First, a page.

Four Ways to Help Your Children Cope With Divorce
Encourage your children to talk about their feelings.
It’s natural for children to feel fear, sadness, anger, grief and stress. You can help them by validating these feelings. If your child expresses their feelings, you can validate them with phrases like “It’s understandable you would feel scared and sad right now, things are changing and that can feel scary.” Don’t try to minimize or dismiss these feelings.
Give reassurance and support.
Children often wonder about their status in changing family structures. Reassure them of your love, and make sure they know that the love between a parent and child is constant, and will not change despite the change in the relationship with your former spouse. Reassure them that the separation is not their fault.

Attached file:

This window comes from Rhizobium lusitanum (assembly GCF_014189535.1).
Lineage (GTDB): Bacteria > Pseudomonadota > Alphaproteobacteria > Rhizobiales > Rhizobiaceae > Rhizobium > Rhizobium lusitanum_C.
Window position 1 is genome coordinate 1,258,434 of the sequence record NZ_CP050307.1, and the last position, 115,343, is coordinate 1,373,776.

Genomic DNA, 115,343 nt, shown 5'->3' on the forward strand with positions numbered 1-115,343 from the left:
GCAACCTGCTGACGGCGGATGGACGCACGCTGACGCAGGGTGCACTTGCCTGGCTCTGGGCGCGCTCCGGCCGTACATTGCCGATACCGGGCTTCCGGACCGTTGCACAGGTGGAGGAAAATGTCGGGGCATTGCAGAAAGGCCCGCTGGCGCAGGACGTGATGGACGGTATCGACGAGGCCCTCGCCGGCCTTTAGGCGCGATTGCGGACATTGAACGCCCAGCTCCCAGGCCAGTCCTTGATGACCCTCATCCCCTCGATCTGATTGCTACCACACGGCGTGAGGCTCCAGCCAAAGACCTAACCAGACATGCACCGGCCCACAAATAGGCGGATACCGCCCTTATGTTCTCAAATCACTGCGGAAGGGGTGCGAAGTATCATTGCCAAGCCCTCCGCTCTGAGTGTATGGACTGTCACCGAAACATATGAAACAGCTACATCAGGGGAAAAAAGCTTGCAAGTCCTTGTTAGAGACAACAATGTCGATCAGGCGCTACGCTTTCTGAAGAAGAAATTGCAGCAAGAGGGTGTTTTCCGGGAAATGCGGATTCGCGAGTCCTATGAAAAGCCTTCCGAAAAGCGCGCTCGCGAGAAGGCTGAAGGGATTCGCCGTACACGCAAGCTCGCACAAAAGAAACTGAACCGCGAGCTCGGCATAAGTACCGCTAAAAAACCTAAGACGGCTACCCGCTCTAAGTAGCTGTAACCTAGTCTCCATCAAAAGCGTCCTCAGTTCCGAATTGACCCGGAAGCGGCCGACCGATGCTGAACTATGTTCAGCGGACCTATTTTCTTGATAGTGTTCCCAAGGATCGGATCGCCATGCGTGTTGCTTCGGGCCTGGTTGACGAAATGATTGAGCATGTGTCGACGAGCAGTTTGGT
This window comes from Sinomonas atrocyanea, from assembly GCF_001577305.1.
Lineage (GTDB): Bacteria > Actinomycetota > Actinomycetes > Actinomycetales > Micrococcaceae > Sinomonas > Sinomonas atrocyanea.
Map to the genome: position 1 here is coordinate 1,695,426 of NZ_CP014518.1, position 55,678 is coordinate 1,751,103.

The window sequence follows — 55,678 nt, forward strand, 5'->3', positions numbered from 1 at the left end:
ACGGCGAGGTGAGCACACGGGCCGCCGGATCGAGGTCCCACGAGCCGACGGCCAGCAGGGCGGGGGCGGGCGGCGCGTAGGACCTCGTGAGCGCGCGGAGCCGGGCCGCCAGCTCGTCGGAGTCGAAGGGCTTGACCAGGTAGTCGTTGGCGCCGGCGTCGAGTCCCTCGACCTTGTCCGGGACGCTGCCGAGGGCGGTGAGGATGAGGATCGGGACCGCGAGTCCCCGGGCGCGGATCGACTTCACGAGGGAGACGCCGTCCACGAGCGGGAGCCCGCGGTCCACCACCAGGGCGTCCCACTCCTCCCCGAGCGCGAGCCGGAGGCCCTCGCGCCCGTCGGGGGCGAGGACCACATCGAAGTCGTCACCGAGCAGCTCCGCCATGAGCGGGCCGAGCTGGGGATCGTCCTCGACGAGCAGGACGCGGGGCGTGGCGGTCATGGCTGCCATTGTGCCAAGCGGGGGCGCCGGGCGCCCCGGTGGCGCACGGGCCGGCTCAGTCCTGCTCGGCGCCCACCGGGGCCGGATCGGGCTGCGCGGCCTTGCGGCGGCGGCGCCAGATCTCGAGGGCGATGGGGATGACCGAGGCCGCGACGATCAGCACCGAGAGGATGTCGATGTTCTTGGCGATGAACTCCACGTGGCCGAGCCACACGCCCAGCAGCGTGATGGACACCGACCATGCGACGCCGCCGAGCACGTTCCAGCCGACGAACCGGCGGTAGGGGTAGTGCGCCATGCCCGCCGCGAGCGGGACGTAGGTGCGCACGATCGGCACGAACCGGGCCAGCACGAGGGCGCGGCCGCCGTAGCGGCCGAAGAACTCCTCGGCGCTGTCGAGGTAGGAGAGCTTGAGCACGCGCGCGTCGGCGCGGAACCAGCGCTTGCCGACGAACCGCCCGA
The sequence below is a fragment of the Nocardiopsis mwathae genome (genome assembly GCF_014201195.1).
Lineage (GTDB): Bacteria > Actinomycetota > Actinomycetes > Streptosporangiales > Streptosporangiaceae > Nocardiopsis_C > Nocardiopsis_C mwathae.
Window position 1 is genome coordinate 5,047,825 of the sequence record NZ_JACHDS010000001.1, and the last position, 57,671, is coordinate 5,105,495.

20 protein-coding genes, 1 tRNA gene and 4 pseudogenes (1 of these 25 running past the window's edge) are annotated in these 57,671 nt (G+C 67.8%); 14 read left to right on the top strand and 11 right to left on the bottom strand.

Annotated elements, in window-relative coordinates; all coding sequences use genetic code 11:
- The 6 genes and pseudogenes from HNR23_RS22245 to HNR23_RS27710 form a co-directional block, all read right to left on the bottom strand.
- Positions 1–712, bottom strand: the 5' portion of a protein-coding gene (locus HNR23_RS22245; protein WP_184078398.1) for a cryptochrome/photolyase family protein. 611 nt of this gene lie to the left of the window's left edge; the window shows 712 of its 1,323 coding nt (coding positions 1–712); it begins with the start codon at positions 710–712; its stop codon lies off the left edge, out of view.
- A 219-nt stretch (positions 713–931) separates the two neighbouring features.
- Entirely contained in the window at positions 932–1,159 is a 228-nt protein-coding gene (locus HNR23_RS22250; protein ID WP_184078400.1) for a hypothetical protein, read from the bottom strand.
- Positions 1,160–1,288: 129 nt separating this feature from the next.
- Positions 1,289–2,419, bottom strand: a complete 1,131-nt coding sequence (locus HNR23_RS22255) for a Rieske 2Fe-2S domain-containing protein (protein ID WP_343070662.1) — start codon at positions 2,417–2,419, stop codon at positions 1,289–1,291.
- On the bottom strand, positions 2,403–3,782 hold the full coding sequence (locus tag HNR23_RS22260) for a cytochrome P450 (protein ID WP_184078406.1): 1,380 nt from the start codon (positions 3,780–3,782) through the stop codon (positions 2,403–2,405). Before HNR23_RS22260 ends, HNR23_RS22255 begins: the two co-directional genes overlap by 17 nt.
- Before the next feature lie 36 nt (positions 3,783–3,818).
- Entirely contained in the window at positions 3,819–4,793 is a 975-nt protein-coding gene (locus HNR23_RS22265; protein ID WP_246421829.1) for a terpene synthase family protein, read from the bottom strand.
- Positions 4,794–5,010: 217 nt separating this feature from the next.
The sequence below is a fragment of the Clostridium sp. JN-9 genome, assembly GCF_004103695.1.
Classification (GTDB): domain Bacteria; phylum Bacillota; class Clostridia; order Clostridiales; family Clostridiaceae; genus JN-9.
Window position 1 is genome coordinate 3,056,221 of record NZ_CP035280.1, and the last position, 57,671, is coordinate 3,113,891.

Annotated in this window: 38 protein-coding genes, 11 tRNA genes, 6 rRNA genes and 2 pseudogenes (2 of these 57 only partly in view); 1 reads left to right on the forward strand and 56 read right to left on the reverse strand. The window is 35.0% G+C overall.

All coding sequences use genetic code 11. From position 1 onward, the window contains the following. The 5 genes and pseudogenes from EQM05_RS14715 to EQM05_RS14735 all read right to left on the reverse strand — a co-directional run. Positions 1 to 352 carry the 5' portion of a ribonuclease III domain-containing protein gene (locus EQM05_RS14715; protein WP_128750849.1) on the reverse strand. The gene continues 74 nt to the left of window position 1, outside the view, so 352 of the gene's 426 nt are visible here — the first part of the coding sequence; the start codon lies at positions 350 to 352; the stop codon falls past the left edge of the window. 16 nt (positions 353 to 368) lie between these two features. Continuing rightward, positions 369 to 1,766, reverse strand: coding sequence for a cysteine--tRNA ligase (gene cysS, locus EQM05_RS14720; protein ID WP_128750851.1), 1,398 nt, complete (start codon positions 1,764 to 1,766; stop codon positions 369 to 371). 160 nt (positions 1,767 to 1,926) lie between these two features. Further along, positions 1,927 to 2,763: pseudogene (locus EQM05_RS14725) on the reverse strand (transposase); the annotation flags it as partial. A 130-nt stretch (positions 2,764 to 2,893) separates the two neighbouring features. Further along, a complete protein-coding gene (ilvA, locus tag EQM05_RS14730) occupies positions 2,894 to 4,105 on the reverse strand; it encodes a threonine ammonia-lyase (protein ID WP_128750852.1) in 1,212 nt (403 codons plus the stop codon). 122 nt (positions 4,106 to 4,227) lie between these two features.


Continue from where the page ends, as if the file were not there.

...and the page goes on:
Routine, structure, and limits.
Separation and divorce are a time of upheaval. Although children may outwardly protest at limits you set, inwardly these limits help them feel secure. Family meals, family rituals, bedtimes, and structures are even more important during divorce and separation.
Consider additional support and professional help.
If your child starts acting out, you are unable to offer proper support, or their emotional state worsens over time instead of improving, it’s important to get proper professional help for your child. Ask your children’s school or another trusted source for a referral to a child psychologist or LCSW who can counsel your child.